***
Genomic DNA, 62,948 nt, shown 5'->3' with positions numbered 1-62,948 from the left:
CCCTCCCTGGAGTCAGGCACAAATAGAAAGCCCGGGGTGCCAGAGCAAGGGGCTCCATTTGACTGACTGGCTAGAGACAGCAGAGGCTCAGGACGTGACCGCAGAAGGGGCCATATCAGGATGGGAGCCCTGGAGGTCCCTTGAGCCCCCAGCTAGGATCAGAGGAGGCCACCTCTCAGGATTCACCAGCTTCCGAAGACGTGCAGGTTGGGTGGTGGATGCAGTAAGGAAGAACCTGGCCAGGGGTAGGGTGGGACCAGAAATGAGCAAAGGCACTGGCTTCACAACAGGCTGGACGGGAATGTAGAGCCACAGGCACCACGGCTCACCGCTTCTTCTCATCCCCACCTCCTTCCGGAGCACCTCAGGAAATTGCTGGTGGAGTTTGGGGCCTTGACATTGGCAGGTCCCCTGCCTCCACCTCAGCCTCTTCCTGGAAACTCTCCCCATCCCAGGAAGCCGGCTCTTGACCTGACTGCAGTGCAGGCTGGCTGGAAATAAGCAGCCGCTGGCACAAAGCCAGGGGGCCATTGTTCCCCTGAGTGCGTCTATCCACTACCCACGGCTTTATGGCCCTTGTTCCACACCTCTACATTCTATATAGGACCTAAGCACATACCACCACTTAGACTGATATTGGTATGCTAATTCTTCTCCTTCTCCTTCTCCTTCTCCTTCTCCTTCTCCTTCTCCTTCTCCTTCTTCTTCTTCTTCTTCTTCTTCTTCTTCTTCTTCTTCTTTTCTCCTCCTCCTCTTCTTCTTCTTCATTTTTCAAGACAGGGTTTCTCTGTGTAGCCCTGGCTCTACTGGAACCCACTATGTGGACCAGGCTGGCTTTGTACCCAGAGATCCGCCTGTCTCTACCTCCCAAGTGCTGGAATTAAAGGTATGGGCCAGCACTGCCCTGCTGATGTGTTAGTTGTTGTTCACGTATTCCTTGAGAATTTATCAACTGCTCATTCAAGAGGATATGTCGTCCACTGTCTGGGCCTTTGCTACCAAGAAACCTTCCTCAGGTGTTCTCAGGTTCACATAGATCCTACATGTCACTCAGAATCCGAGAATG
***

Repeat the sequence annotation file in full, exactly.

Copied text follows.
Genomic DNA, 62,948 nt, shown 5'->3' with positions numbered 1-62,948 from the left:
CCCTCCCTGGAGTCAGGCACAAATAGAAAGCCCGGGGTGCCAGAGCAAGGGGCTCCATTTGACTGACTGGCTAGAGACAGCAGAGGCTCAGGACGTGACCGCAGAAGGGGCCATATCAGGATGGGAGCCCTGGAGGTCCCTTGAGCCCCCAGCTAGGATCAGAGGAGGCCACCTCTCAGGATTCACCAGCTTCCGAAGACGTGCAGGTTGGGTGGTGGATGCAGTAAGGAAGAACCTGGCCAGGGGTAGGGTGGGACCAGAAATGAGCAAAGGCACTGGCTTCACAACAGGCTGGACGGGAATGTAGAGCCACAGGCACCACGGCTCACCGCTTCTTCTCATCCCCACCTCCTTCCGGAGCACCTCAGGAAATTGCTGGTGGAGTTTGGGGCCTTGACATTGGCAGGTCCCCTGCCTCCACCTCAGCCTCTTCCTGGAAACTCTCCCCATCCCAGGAAGCCGGCTCTTGACCTGACTGCAGTGCAGGCTGGCTGGAAATAAGCAGCCGCTGGCACAAAGCCAGGGGGCCATTGTTCCCCTGAGTGCGTCTATCCACTACCCACGGCTTTATGGCCCTTGTTCCACACCTCTACATTCTATATAGGACCTAAGCACATACCACCACTTAGACTGATATTGGTATGCTAATTCTTCTCCTTCTCCTTCTCCTTCTCCTTCTCCTTCTCCTTCTCCTTCTCCTTCTTCTTCTTCTTCTTCTTCTTCTTCTTCTTCTTCTTCTTTTCTCCTCCTCCTCTTCTTCTTCTTCATTTTTCAAGACAGGGTTTCTCTGTGTAGCCCTGGCTCTACTGGAACCCACTATGTGGACCAGGCTGGCTTTGTACCCAGAGATCCGCCTGTCTCTACCTCCCAAGTGCTGGAATTAAAGGTATGGGCCAGCACTGCCCTGCTGATGTGTTAGTTGTTGTTCACGTATTCCTTGAGAATTTATCAACTGCTCATTCAAGAGGATATGTCGTCCACTGTCTGGGCCTTTGCTACCAAGAAACCTTCCTCAGGTGTTCTCAGGTTCACATAGATCCTACATGTCACTCAGAATCCGAGAATG